Pension Concerns Hit Lucent
CFO Frank D'Amelio said the net pension credit Lucent is due in its current financial year -- fiscal 2006, which began on October 1 -- will be $100 million lower than previously anticipated mainly because Lucent's retirees are living too damn long!
Earlier this year, D'Amelio said the pension credit was due to be about $520 million in fiscal year 2006. Now that number is set to be $418 million -- and that's a hefty reduction from the $718 million credit Lucent realized in the financial year that ended September 30, 2005. (See Lucent Beats Estimates, Bets on IMS.)
The CFO has obviously been checking up with the National Center for Health Statistics. Its data shows that average life expectancy is creeping up each year, with the average U.S. citizen expected to live until he or she is nearly 78 years old, despite increasing obesity problems.
D'Amelio noted that other factors play a role in the pension credit returns, too, such as equity returns and interest rates. But there's no getting away from the fact that the credit will be "down dramatically," added the CFO on today's conference call.
That wasn't the only item raised by analysts. There were many references by D'Amelio and Lucent CEO Pat Russo to the company's success in the merging IMS (IP Multimedia Subsystem) sector, where the vendor has just scored some high-profile wins. "It's about being in the hearts and brains of customer networks," said Russo.
Lucent now has six announced customers and 43 trials with 13 different customers, says Russo. (See SBC Jumps on Lucent IMS Bandwagon and Cingular Picks Lucent for IMS.)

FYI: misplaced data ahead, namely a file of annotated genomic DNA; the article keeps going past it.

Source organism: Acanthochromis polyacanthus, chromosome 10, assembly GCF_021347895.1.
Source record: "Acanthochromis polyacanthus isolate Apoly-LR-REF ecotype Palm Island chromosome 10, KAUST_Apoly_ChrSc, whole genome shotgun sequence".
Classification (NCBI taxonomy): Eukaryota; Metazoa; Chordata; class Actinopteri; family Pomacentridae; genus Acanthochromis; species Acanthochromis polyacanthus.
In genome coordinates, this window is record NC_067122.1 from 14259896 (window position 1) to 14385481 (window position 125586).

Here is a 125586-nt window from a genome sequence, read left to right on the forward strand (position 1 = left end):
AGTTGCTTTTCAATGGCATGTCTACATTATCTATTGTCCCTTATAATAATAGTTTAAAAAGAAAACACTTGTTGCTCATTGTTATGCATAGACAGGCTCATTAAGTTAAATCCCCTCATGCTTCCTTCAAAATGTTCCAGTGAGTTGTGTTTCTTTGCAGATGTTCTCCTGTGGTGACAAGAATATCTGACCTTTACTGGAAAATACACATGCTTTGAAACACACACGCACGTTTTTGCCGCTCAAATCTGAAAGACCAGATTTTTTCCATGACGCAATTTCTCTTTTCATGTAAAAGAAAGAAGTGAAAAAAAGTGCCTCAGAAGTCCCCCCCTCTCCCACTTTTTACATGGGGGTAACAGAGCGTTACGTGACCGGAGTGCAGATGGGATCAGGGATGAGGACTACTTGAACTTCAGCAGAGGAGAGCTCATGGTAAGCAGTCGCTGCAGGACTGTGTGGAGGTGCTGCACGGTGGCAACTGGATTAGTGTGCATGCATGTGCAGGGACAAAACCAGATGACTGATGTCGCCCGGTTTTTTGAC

But management stressed it was still early days, and the CFO was forced to admit that "we're not anticipating any material revenues from IMS relative to our annual numbers" in the current financial year. So there will be some revenues, but not any worth noting.
Then there's the outlook for 2006. While Lucent is expecting annual revenues to grow "in the mid-single digits," gross margins are expected to be between 41 percent and 43 percent, lower than fiscal 2005's 44 percent.
While the company made a profit this year of $1.19 billion and exceeded earnings expectations in the fourth quarter -- 8 cents per share compared with the 5 cents analysts had been expecting -- Lucent's share price dipped slightly, by 4 cents to $3.07, in morning trading.
So what will Russo and her team do to counter the pension and margin pressures? Cut costs, naturally, by optimizing its supply chain and [ed. note: drumroll, please] reducing its headcount.
On September 30, Lucent had about 30,500 staff globally, but the company plans to make 2,000 staff redundant in the current financial year, with many of those cuts resulting from the convergence of its fixed and mobile divisions, and from shifting the vendor's OSS team into its Worldwide Services division. (See Lucent Converges, Jobs to Go.)
But Lucent will also hire about 1,000 new staff, in growth areas and outside the U.S., so it expects to have about 29,500 staff at September 30, 2006.
Those growth areas include next-generation optical (an area that showed an 8 percent growth in fiscal 2005), applications development, WiMax, 3G wireless, and fixed-line access, a sector in which Lucent has just unveiled its new "God box." (See Lucent Unveils Access God Box.)
— Ray Le Maistre, International News Editor, Light Reading